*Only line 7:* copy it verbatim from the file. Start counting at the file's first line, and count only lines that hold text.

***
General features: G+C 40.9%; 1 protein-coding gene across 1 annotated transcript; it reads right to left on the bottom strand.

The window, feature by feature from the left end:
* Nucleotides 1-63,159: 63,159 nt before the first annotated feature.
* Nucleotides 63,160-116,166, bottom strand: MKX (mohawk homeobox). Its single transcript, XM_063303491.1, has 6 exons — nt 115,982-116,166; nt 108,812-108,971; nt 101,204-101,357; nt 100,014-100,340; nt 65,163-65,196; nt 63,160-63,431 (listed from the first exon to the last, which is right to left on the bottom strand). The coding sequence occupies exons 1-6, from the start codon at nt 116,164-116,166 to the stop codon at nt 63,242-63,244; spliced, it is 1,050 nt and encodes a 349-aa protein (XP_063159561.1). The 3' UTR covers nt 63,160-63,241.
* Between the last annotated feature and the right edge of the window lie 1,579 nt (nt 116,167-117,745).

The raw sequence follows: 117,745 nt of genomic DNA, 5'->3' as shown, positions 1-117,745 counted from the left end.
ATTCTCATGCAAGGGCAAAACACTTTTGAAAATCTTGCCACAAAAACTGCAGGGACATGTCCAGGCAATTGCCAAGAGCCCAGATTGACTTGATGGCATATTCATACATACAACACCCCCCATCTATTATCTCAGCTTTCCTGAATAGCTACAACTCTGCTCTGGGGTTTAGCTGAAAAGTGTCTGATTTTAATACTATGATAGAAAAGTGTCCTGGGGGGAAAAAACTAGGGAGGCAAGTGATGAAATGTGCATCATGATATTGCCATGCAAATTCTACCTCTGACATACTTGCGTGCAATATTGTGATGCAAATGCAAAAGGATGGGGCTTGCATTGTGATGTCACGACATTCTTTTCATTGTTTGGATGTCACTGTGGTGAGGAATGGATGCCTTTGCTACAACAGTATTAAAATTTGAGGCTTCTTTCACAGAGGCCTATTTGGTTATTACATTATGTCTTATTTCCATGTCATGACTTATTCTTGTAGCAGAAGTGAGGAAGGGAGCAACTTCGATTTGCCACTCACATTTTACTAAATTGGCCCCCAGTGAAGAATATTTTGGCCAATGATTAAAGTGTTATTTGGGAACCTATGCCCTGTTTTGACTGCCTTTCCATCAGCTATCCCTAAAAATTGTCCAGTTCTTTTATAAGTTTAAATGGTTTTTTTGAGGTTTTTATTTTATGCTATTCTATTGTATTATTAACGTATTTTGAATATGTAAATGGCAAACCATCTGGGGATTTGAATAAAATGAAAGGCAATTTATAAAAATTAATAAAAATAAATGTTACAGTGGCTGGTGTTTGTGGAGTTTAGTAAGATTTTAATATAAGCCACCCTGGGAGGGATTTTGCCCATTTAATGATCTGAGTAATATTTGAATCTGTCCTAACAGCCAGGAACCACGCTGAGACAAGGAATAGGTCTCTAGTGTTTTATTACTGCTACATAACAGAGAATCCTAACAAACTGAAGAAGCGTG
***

ATTCTCATGCAAGGGCAAAACACTTTTGAAAATCTTGCCACAAAAACTGCAGGGACATGTCCAGGCAATTGCCAAGAGCCCAGATTGACTTGATGGCATATTCATACATACAACACCCCCCATCTATTATCTCAGCTTTCCTGAATAGCTACAACTCTGCTCTGGGGTTTAGCTGAAAAGTGTCTGATTTTAATACTATGATAGAAAAGTGTCCTGGGGGGAAAAAACTAGGGAGGCAAGTGATGAAATGTGCATCATGATATTGCCATGCAAATTCTACCTCTGACATACTTGCGTGCAATATTGTGATGCAAATGCAAAAGGATGGGGCTTGCATTGTGATGTCACGACATTCTTTTCATTGTTTGGATGTCACTGTGGTGAGGAATGGATGCCTTTGCTACAACAGTATTAAAATTTGAGGCTTCTTTCACAGAGGCCTATTTGGTTATTACATTATGTCTTATTTCCATGTCATGACTTATTCTTGTAGCAGAAGTGAGGAAGGGAGCAACTTCGATTTGCCACTCACATTTTACTAAATTGGCCCCCAGTGAAGAATATTTTGGCCAATGATTAAAGTGTTATTTGGGAACCTATGCCCTGTTTTGACTGCCTTTCCATCAGCTATCCCTAAAAATTGTCCAGTTCTTTTATAAGTTTAAATGGTTTTTTTGAGGTTTTTATTTTATGCTATTCTATTGTATTATTAACGTATTTTGAATATGTAAATGGCAAACCATCTGGGGATTTGAATAAAATGAAAGGCAATTTATAAAAATTAATAAAAATAAATGTTACAGTGGCTGGTGTTTGTGGAGTTTAGTAAGATTTTAATATAAGCCACCCTGGGAGGGATTTTGCCCATTTAATGATCTGAGTAATATTTGAATCTGTCCTAACAGCCAGGAACCACGCTGAGACAAGGAATAGGTCTCTAGTGTTTTATTACTGCTACATAACAGAGAATCCTAACAAACTGAAGAAGCGTG